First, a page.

Ricky From the Dotte

BUSINESS

“We don’t want to separate the families so we will send them all back together.” Ricky mimicked the new president.

“What about you?” I asked from my perch a few bar stools away. I first met Ricky when I bartended at Dotlander’s in the old neighborhood, at the corner of 17th street and Central Avenue.

Ricky, a second-generation Mexican immigrant, is an extrovert, the guy who never met a stranger. He’s popular, gregarious, knows everyone who comes in the bar by name, and they all share unique handshakes. People trust him.

After high school, his cousin introduced him to drug sales. “You could say it was a family run business,” he said. “People keep bugging me to take them to it, so I eventually started making my own moves. I’m providing.” Ricky talked about it using the vocabulary of the business world. He compared it to running a distillery.

A cousin first introduced him to drug sales. “You could say,” he says, “it was a family run business. People keep bugging me to take them to it, so I eventually started making my own moves. I’m providing.” Ricky talked about it using the vocabulary of the business world. He compared it to running a distillery.

“It was a conspiracy,” he said when I asked him about getting caught. There was no actual proof. Instead the federales depend on a web of snitching. In a conspiracy, it takes two people to commit a crime. “Hey, Anita, let’s go rob a bank,” he says by way of example. Now there are two of us. “In my case, I told younger people how to set up their own businesses. Boom.” He shrugged. He was arrested and thrown in jail.

According to Jamal Hagler for the Center for American Progress, “one in six Latino males” born in 2001 will be imprisoned. “By contrast, only 1 out of every 17 white males is expected to go to prison” (28 May 2015).

Six o’clock one morning, someone pounded on his front door. Fearing a robbery, he grabbed his Mossburg 9MM shot gun. Two more pounds and the door flew open and the DEA poured into his living room.

He wasn’t a user, so there wasn’t a lot of paraphernalia around. Still, he says, “you begin to feel powerful and untouchable.” He was surprised even though he expected it. From his warm bed, he went directly to the county prison. But it could have been worse. Had it been a robbery, both he and his wife could have been killed.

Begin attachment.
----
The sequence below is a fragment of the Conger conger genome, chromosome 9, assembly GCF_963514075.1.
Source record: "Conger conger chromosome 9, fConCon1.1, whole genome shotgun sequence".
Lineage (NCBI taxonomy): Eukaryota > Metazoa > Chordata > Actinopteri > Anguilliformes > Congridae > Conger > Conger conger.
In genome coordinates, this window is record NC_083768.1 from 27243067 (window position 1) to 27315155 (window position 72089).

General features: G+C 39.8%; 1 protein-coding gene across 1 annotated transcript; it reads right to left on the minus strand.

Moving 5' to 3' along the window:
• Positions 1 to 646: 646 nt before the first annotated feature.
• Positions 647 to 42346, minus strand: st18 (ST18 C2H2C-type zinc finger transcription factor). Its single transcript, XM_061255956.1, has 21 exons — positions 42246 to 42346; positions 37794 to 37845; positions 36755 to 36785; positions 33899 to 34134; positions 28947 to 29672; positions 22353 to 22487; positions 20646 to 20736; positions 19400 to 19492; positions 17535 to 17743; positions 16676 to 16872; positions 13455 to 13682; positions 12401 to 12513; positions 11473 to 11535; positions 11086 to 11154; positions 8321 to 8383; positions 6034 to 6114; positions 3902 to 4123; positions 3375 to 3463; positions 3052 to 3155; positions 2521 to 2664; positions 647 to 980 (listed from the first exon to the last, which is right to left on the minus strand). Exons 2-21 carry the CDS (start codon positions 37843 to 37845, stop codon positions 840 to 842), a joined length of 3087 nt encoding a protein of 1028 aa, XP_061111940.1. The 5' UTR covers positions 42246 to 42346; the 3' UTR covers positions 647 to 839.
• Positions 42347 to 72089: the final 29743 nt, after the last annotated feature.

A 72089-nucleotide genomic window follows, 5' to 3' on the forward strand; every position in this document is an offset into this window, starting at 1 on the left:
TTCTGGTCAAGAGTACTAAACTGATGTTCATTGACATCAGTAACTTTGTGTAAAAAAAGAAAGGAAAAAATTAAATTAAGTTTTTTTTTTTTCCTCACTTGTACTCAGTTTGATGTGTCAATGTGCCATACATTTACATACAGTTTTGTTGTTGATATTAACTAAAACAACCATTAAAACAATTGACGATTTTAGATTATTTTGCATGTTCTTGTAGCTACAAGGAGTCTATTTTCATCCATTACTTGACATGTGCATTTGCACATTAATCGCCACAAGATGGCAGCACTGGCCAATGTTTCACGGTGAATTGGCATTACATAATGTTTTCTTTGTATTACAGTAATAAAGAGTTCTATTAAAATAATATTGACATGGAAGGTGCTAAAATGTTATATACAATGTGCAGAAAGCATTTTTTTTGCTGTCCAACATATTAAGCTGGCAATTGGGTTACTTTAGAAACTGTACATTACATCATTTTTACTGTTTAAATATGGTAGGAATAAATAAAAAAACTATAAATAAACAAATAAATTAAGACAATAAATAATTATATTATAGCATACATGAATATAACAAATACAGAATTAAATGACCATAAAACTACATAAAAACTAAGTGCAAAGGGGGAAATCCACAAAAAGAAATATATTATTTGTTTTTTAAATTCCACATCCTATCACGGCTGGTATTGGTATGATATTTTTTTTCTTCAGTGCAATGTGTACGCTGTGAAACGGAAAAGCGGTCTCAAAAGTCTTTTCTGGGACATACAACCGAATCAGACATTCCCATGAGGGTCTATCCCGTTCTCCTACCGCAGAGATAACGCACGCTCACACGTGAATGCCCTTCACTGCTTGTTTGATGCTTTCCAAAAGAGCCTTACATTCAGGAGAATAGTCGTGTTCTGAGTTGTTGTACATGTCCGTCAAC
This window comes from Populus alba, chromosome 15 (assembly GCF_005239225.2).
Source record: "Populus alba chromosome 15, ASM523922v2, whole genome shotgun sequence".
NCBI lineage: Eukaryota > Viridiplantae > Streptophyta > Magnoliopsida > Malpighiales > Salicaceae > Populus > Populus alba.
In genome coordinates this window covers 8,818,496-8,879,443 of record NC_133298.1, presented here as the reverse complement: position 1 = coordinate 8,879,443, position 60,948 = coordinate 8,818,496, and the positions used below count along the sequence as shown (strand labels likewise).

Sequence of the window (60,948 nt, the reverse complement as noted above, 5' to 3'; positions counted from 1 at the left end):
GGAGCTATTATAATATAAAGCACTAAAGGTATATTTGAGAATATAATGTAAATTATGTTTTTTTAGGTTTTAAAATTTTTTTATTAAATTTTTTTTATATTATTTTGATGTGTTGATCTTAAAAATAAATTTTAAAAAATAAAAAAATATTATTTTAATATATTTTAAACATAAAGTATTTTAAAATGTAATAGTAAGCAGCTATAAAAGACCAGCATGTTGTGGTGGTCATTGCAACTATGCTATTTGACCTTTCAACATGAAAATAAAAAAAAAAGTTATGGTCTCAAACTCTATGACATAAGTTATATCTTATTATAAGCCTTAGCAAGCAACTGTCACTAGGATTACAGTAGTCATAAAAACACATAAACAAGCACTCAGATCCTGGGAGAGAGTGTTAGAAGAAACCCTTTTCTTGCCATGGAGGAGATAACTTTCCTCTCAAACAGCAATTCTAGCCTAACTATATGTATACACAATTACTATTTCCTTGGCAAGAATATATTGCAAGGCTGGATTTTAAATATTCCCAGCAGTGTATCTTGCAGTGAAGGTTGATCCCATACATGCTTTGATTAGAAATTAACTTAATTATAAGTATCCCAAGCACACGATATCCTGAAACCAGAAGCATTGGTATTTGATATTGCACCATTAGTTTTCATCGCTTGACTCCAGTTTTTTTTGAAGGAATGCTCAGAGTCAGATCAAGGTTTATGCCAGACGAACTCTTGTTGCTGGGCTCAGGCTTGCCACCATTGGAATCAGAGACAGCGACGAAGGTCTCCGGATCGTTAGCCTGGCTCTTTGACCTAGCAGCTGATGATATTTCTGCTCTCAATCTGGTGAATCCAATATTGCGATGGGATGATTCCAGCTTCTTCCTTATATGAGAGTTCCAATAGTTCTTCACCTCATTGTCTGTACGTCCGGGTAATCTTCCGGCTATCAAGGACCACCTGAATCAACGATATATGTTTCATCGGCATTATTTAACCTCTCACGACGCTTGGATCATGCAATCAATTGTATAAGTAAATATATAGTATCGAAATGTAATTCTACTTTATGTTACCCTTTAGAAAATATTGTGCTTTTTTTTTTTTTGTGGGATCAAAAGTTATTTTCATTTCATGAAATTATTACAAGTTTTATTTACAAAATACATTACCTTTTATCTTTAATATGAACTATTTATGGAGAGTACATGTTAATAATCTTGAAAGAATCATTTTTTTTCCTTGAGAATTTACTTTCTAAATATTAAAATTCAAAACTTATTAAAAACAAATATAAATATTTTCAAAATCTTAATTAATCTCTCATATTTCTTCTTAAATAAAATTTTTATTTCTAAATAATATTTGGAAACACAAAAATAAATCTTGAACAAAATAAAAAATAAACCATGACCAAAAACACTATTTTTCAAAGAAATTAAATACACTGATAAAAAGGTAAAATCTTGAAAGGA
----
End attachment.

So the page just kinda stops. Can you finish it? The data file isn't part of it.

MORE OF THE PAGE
Author: Anita Leverich

In real life, I teach English at an urban community college in Kansas City. This semester I am living the Dream--Writing! This is all thanks to that savior of the academic--The Sabbatical. One part of my sabbatical mission is this blog where I intend to share my thoughts on, not only writing, but also the world. This beautiful life has been built on education--a BA in English Literature, an MA in Literature & Creative Writing from Kansas State U. and an MA in Creative Writing from the nationally rated program at The University of Montana. I’ve also earned a Certificate in Creative Nonfiction from the Stanford Online Writer’s Program. Not only have I been privileged to work with generous and thoughtful teachers, but I’ve also worked with Editor Barbara Jones in the One Book program at Queens University. The other part of my time between now and August is dedicated to finishing the manuscript I have been working on all these years (!) called Running After You: An Unrequited Love Story. Thanks for tuning in. Enjoy.

Leave a Reply

Fill in your details below or click an icon to log in:

WordPress.com Logo

You are commenting using your WordPress.com account. Log Out / Change )

Twitter picture

You are commenting using your Twitter account. Log Out / Change )

Facebook photo

You are commenting using your Facebook account. Log Out / Change )

Google+ photo

You are commenting using your Google+ account. Log Out / Change )

Connecting to %s